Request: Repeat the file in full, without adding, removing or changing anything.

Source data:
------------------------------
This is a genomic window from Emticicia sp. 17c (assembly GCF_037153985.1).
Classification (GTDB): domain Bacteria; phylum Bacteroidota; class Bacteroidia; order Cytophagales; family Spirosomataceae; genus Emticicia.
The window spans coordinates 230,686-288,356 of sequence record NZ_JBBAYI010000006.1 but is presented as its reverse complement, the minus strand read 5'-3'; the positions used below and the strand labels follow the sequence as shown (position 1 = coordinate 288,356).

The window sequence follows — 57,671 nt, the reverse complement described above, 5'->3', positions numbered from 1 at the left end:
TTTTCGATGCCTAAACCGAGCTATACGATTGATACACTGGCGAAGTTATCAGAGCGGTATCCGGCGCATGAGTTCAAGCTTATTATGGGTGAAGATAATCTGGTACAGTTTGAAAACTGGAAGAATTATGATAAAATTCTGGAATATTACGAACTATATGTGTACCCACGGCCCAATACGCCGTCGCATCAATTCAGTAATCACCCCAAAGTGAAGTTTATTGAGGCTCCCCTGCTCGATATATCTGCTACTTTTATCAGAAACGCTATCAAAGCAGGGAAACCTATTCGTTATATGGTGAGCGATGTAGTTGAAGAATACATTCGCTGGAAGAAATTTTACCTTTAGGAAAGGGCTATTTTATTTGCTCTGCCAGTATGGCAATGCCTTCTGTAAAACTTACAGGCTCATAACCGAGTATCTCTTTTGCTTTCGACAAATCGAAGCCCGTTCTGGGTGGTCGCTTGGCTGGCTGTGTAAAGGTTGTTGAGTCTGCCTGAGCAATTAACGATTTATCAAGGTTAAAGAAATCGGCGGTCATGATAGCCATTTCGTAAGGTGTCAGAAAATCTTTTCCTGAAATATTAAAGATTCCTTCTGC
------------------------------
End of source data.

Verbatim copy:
This is a genomic window from Emticicia sp. 17c (assembly GCF_037153985.1).
Classification (GTDB): domain Bacteria; phylum Bacteroidota; class Bacteroidia; order Cytophagales; family Spirosomataceae; genus Emticicia.
The window spans coordinates 230,686-288,356 of sequence record NZ_JBBAYI010000006.1 but is presented as its reverse complement, the minus strand read 5'-3'; the positions used below and the strand labels follow the sequence as shown (position 1 = coordinate 288,356).

The window sequence follows — 57,671 nt, the reverse complement described above, 5'->3', positions numbered from 1 at the left end:
TTTTCGATGCCTAAACCGAGCTATACGATTGATACACTGGCGAAGTTATCAGAGCGGTATCCGGCGCATGAGTTCAAGCTTATTATGGGTGAAGATAATCTGGTACAGTTTGAAAACTGGAAGAATTATGATAAAATTCTGGAATATTACGAACTATATGTGTACCCACGGCCCAATACGCCGTCGCATCAATTCAGTAATCACCCCAAAGTGAAGTTTATTGAGGCTCCCCTGCTCGATATATCTGCTACTTTTATCAGAAACGCTATCAAAGCAGGGAAACCTATTCGTTATATGGTGAGCGATGTAGTTGAAGAATACATTCGCTGGAAGAAATTTTACCTTTAGGAAAGGGCTATTTTATTTGCTCTGCCAGTATGGCAATGCCTTCTGTAAAACTTACAGGCTCATAACCGAGTATCTCTTTTGCTTTCGACAAATCGAAGCCCGTTCTGGGTGGTCGCTTGGCTGGCTGTGTAAAGGTTGTTGAGTCTGCCTGAGCAATTAACGATTTATCAAGGTTAAAGAAATCGGCGGTCATGATAGCCATTTCGTAAGGTGTCAGAAAATCTTTTCCTGAAATATTAAAGATTCCTTCTGC